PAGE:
pepper seedlings turning yellow after planted

Asked June 17, 2020, 2:21 PM EDT

I started 10 varieties of peppers from seed in early/mid April. They started off great. The seedling were compact dark green with two or three pairs of mature leaves. Then in late May I planted them in the garden. Within a week or so of planting, the entire plants started turning yellow and some lower leaves fell off. Also growth appears slower than I'd expect. Grown peppers many times in the past. When the weather is warm, the plants usually shoot out of the ground! Now it's June 17th and the plants still don't look very good. They continue to grow taller but many have lost their bottom leaves, most don't look so sturdy, and they are still yellow. This is a new garden for me. In the past, I've always gardened in a combination of existing top soil, peat moss, and compost. That is what i'm using here too. I did use a different compost source. After the fact, i heard that the pH of this compost runs a bit low. Someone suggested i might be over watering the first week when the issue started, but I stopped that two weeks ago. Now I only water every three to five days when the soil seems dry. Here in southeast Michigan the weather in late May (after planting) was rather hot. Looking at other plants in my garden, tomatoes are doing phenomenal. They are dark green and big and growing fast. Baby bok choy is dark green and growing well. Lettuce and green beans are growing well but lighter yellow than I'd expect. Luffa are growing ok but lighter yellow. Eggplant got off to a slow start but now looks healthly both in color and plant structure. Any ideas: 1) What I wrong with my peppers? 2) Anything I can do now to address this issue? 3) What can i do for next year to improve results? Appreciate your feedback.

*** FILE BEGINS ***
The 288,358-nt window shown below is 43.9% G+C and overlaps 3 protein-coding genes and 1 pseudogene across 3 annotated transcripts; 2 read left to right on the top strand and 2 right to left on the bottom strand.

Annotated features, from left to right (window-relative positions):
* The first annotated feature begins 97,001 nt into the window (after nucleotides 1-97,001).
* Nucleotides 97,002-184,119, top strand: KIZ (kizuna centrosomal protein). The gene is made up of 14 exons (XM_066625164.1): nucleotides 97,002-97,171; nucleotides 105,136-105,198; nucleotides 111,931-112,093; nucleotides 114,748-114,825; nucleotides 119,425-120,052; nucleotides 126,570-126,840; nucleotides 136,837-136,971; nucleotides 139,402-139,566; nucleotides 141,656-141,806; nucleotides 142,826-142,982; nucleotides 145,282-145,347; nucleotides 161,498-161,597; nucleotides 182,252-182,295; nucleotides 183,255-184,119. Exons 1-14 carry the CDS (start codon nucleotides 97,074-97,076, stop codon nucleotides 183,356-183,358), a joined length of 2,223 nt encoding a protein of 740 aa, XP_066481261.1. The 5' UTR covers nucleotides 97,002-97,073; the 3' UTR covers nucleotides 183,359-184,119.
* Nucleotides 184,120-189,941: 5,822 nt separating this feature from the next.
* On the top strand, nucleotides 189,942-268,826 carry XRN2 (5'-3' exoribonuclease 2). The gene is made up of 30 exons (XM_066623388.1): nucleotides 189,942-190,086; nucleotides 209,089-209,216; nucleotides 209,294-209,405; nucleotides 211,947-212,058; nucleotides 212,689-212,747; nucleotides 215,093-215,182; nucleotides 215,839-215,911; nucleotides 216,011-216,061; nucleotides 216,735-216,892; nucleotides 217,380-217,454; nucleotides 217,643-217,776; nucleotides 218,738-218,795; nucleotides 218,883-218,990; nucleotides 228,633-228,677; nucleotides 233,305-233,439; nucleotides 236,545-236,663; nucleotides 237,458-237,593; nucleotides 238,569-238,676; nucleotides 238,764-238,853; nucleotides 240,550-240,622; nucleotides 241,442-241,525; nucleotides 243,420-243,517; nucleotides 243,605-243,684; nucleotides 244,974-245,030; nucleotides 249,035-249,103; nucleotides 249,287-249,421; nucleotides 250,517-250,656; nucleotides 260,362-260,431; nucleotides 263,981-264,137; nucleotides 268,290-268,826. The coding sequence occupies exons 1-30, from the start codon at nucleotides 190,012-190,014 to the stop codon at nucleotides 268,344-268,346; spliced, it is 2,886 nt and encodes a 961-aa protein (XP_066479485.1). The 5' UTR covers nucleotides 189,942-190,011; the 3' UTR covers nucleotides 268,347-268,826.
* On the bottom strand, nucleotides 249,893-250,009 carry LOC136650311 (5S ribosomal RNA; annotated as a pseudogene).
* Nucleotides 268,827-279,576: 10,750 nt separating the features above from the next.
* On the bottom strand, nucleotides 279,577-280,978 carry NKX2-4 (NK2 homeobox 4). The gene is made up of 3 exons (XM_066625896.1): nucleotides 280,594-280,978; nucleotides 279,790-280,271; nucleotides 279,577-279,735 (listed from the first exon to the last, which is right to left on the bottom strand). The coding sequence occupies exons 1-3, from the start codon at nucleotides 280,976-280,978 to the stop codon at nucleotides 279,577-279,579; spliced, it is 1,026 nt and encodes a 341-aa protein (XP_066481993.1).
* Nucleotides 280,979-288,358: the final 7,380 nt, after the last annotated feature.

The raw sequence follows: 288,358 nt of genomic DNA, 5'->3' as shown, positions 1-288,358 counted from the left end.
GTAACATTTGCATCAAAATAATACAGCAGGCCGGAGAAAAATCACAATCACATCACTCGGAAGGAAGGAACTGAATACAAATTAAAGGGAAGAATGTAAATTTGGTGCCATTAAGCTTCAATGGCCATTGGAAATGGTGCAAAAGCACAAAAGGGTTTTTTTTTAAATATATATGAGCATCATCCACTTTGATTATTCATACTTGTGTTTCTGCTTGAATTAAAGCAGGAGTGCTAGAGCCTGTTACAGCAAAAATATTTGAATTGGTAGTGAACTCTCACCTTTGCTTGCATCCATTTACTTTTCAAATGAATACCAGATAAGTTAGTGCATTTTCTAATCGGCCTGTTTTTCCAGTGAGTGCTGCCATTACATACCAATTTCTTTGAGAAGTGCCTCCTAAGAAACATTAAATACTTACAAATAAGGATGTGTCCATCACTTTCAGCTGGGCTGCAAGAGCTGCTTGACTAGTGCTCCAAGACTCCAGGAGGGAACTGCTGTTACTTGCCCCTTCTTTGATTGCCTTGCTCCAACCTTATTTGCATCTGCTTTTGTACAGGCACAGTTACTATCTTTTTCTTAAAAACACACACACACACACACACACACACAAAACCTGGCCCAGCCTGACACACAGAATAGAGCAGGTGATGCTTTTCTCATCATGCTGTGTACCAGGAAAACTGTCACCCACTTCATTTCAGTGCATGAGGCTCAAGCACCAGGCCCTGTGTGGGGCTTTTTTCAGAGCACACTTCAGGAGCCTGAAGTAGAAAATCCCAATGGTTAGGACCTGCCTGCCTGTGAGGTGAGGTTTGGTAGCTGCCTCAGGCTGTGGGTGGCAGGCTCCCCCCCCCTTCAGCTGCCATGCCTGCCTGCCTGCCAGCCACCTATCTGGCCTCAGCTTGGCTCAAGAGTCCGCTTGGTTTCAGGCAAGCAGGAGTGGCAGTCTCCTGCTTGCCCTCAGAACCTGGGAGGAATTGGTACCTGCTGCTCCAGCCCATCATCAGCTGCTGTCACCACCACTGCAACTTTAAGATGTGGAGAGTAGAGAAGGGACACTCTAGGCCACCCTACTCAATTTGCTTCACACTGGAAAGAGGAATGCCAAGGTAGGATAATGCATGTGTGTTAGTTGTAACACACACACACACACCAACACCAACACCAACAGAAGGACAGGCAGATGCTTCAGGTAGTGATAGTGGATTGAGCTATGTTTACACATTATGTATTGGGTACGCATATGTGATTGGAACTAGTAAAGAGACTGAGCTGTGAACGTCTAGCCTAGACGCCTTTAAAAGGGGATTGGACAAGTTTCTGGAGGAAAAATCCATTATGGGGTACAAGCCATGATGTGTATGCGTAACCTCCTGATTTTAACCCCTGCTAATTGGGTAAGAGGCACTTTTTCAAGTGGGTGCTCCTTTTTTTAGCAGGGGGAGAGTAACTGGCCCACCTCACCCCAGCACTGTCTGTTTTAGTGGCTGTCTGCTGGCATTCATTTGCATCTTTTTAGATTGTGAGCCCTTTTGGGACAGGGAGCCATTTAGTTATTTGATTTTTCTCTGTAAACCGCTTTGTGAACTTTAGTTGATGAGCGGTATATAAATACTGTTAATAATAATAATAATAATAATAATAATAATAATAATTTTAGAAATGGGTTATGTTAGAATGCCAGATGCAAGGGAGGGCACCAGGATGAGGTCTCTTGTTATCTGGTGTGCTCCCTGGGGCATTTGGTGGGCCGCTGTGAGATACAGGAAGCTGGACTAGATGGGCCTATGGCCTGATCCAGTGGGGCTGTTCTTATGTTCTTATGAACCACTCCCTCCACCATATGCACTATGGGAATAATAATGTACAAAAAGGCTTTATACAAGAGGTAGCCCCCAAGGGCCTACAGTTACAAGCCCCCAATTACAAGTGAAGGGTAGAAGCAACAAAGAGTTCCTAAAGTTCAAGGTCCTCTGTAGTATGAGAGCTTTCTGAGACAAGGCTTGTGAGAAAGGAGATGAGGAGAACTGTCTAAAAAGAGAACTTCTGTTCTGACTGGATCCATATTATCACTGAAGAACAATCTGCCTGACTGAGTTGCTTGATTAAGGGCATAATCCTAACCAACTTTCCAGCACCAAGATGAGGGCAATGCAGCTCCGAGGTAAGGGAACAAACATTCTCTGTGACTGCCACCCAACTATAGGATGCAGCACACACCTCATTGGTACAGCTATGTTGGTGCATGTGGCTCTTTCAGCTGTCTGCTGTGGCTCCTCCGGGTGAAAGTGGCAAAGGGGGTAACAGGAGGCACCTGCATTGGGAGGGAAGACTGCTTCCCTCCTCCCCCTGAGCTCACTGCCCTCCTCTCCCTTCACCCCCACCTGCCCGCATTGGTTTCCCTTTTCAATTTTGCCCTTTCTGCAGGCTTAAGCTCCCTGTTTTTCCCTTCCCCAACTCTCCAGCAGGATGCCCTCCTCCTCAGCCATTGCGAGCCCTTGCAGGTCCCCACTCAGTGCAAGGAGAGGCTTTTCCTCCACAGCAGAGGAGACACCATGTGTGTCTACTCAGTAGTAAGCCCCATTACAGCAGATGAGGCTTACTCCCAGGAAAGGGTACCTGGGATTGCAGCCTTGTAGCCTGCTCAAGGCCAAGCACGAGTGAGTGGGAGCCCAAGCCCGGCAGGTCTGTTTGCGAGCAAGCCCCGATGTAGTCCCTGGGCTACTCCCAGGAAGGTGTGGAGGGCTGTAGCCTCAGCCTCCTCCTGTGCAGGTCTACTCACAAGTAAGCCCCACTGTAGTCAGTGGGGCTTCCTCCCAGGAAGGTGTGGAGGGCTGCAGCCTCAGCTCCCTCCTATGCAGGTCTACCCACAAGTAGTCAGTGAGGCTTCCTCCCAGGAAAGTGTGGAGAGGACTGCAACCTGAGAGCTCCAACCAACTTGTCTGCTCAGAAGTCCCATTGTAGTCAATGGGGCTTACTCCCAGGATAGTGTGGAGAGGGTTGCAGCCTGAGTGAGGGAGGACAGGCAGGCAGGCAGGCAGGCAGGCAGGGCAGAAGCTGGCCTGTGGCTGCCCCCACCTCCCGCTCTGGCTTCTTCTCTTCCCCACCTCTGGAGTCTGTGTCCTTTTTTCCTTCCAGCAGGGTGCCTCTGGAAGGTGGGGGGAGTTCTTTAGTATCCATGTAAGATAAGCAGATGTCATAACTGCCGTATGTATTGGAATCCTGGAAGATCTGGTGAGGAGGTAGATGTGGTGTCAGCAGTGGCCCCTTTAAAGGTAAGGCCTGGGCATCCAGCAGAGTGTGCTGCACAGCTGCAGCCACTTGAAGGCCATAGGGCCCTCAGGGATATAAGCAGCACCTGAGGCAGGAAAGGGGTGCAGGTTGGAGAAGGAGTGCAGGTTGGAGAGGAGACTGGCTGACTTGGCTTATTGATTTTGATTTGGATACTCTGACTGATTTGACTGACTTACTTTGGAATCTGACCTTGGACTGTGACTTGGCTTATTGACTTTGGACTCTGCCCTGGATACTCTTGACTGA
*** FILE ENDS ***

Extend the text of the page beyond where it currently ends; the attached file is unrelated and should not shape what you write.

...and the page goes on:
Washtenaw County Michigan

1 Response


It is hard to figure out exactly what is going on, though you have provided good information. Here are some things to think about.

The overall plant yellowing doesn't look like a disease or insect issue, which makes me think it is abiotic. Weather data from our region suggests that conditions have been right for high rates of evapotranspiration (plants losing water through their leaves), and top soils are also generally pretty dried out. It is important to make sure plants are getting at least an inch of water a week.

The fact that some of your other vegetables are a bit off-color makes me wonder if something is going on nutritionally. Pepper plants that don't have enough Nitrogen are often small and light yellow, and the nitrogen in compost isn't always quickly available to plants. I might try side dressing and see if things turn around for these peppers.